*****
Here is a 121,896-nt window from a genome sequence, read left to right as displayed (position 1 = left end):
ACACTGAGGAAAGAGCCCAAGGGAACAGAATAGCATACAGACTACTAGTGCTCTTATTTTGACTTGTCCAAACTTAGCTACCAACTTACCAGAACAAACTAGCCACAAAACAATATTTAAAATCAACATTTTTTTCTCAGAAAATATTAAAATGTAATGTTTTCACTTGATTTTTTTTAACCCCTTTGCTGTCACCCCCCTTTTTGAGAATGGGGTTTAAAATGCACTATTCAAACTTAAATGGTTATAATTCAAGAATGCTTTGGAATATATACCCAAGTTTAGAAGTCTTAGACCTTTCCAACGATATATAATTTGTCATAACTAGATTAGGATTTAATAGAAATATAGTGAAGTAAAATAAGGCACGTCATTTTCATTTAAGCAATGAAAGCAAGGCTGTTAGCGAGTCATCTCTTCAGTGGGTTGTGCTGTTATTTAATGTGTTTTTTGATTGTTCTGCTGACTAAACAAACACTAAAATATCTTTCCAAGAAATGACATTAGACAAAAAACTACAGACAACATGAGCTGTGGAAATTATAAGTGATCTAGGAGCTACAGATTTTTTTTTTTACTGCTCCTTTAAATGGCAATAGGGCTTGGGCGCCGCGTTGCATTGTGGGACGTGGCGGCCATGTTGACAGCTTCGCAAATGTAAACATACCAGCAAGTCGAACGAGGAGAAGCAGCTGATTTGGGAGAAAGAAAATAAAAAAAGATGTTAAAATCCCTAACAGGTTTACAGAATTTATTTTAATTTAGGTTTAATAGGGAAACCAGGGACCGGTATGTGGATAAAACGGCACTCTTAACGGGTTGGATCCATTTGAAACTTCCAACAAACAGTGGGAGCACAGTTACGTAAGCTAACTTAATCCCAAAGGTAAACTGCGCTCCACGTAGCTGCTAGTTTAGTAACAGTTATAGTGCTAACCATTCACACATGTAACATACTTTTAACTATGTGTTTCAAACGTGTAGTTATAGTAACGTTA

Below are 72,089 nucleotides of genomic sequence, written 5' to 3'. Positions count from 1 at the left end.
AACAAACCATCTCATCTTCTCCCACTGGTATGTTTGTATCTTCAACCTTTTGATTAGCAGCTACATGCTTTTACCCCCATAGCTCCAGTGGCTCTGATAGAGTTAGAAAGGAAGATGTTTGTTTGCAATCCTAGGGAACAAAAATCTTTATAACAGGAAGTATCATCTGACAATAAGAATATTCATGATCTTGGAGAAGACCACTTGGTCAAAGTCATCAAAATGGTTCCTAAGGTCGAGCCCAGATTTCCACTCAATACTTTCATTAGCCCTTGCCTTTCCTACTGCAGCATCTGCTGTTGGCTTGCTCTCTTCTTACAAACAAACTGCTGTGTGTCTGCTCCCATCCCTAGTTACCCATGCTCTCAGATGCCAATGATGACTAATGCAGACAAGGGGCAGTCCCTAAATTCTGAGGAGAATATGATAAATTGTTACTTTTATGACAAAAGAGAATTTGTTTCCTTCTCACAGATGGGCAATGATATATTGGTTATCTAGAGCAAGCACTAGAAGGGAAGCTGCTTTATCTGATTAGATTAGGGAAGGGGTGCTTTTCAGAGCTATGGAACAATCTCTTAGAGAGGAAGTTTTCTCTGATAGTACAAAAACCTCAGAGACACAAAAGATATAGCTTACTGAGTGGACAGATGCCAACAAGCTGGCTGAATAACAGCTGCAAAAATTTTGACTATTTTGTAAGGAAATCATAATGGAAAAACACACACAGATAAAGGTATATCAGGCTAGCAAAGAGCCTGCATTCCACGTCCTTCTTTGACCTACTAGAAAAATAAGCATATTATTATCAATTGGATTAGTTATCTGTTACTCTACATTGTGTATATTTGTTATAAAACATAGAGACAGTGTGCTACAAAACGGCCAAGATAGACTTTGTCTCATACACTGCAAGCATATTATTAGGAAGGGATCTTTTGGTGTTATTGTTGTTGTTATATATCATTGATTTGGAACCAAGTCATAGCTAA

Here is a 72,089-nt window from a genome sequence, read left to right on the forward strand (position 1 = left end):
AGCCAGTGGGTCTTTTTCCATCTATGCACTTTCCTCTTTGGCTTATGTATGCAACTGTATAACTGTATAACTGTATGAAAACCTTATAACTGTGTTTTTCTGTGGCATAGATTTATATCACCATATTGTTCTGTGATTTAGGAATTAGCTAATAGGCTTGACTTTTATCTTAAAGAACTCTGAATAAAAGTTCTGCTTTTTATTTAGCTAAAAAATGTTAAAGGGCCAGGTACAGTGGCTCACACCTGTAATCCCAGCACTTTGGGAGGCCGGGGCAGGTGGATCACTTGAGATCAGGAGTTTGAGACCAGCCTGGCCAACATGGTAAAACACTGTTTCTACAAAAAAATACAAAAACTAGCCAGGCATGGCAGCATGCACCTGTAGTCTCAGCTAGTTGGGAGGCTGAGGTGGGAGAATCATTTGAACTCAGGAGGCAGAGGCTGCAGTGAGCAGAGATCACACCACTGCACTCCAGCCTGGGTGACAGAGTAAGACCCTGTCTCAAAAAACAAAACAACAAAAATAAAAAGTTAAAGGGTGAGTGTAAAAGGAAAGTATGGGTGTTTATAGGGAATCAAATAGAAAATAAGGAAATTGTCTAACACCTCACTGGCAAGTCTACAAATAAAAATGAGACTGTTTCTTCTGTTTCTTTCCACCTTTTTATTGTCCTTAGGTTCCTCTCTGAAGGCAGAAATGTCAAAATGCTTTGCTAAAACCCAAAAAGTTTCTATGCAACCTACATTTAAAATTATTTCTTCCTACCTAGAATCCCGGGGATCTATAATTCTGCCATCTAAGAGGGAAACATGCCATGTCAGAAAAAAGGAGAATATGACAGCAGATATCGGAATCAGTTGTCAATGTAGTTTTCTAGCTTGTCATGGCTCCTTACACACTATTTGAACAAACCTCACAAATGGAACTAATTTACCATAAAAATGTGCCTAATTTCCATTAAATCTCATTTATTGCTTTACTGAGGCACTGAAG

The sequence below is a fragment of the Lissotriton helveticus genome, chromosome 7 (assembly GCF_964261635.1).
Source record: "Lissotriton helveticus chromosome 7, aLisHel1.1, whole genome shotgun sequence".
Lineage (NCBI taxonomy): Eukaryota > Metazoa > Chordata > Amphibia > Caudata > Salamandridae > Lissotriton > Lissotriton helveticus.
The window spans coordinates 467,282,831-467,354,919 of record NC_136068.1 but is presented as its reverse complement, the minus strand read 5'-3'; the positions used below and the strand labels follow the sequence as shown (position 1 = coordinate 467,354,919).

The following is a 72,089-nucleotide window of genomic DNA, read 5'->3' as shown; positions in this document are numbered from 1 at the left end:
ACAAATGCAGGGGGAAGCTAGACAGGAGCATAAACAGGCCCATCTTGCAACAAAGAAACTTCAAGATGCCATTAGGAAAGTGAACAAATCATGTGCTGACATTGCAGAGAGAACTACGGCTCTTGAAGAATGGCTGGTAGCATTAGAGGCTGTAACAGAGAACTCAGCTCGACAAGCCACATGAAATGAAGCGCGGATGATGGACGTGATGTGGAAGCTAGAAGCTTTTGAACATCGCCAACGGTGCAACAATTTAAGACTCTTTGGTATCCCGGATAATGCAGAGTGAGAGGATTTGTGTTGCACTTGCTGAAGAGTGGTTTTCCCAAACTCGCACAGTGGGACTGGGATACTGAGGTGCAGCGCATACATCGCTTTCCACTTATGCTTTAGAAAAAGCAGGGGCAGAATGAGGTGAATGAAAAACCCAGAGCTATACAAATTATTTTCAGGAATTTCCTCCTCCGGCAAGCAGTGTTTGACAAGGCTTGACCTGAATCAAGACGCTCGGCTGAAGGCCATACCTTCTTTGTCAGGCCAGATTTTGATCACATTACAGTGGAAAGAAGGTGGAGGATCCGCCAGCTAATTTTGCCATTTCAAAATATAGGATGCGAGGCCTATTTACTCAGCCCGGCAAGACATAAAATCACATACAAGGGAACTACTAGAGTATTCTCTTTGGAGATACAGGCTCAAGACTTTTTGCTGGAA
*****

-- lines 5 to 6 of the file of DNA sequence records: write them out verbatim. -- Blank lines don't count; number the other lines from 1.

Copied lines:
Here is a 72,089-nt window from a genome sequence, read left to right on the forward strand (position 1 = left end):
AGCCAGTGGGTCTTTTTCCATCTATGCACTTTCCTCTTTGGCTTATGTATGCAACTGTATAACTGTATAACTGTATGAAAACCTTATAACTGTGTTTTTCTGTGGCATAGATTTATATCACCATATTGTTCTGTGATTTAGGAATTAGCTAATAGGCTTGACTTTTATCTTAAAGAACTCTGAATAAAAGTTCTGCTTTTTATTTAGCTAAAAAATGTTAAAGGGCCAGGTACAGTGGCTCACACCTGTAATCCCAGCACTTTGGGAGGCCGGGGCAGGTGGATCACTTGAGATCAGGAGTTTGAGACCAGCCTGGCCAACATGGTAAAACACTGTTTCTACAAAAAAATACAAAAACTAGCCAGGCATGGCAGCATGCACCTGTAGTCTCAGCTAGTTGGGAGGCTGAGGTGGGAGAATCATTTGAACTCAGGAGGCAGAGGCTGCAGTGAGCAGAGATCACACCACTGCACTCCAGCCTGGGTGACAGAGTAAGACCCTGTCTCAAAAAACAAAACAACAAAAATAAAAAGTTAAAGGGTGAGTGTAAAAGGAAAGTATGGGTGTTTATAGGGAATCAAATAGAAAATAAGGAAATTGTCTAACACCTCACTGGCAAGTCTACAAATAAAAATGAGACTGTTTCTTCTGTTTCTTTCCACCTTTTTATTGTCCTTAGGTTCCTCTCTGAAGGCAGAAATGTCAAAATGCTTTGCTAAAACCCAAAAAGTTTCTATGCAACCTACATTTAAAATTATTTCTTCCTACCTAGAATCCCGGGGATCTATAATTCTGCCATCTAAGAGGGAAACATGCCATGTCAGAAAAAAGGAGAATATGACAGCAGATATCGGAATCAGTTGTCAATGTAGTTTTCTAGCTTGTCATGGCTCCTTACACACTATTTGAACAAACCTCACAAATGGAACTAATTTACCATAAAAATGTGCCTAATTTCCATTAAATCTCATTTATTGCTTTACTGAGGCACTGAAG